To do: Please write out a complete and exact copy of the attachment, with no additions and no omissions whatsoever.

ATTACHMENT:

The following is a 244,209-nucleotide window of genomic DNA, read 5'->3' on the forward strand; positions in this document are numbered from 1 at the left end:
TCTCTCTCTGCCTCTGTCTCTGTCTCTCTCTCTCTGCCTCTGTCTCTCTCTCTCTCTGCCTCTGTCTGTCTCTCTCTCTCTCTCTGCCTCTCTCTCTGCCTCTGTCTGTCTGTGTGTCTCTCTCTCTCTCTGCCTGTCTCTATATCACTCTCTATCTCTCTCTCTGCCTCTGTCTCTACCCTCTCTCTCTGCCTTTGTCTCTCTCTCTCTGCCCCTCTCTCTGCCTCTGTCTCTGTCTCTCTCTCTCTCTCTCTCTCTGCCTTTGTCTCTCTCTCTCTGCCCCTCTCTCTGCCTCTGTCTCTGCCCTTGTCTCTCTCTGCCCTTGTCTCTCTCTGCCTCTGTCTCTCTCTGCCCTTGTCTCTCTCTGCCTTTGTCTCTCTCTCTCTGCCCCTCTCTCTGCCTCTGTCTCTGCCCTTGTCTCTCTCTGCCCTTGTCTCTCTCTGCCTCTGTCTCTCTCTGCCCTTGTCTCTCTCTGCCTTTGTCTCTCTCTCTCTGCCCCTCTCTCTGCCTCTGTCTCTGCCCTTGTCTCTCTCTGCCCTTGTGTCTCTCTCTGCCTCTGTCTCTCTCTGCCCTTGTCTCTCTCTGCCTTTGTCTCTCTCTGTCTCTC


The following is a 244,209-nucleotide window of genomic DNA, read 5'->3' on the forward strand; positions in this document are numbered from 1 at the left end:
TCTCTCTCTGCCTCTGTCTCTGTCTCTCTCTCTCTGCCTCTGTCTCTCTCTCTCTCTGCCTCTGTCTGTCTCTCTCTCTCTCTCTGCCTCTCTCTCTGCCTCTGTCTGTCTGTGTGTCTCTCTCTCTCTCTGCCTGTCTCTATATCACTCTCTATCTCTCTCTCTGCCTCTGTCTCTACCCTCTCTCTCTGCCTTTGTCTCTCTCTCTCTGCCCCTCTCTCTGCCTCTGTCTCTGTCTCTCTCTCTCTCTCTCTCTCTGCCTTTGTCTCTCTCTCTCTGCCCCTCTCTCTGCCTCTGTCTCTGCCCTTGTCTCTCTCTGCCCTTGTCTCTCTCTGCCTCTGTCTCTCTCTGCCCTTGTCTCTCTCTGCCTTTGTCTCTCTCTCTCTGCCCCTCTCTCTGCCTCTGTCTCTGCCCTTGTCTCTCTCTGCCCTTGTCTCTCTCTGCCTCTGTCTCTCTCTGCCCTTGTCTCTCTCTGCCTTTGTCTCTCTCTCTCTGCCCCTCTCTCTGCCTCTGTCTCTGCCCTTGTCTCTCTCTGCCCTTGTGTCTCTCTCTGCCTCTGTCTCTCTCTGCCCTTGTCTCTCTCTGCCTTTGTCTCTCTCTGTCTCTC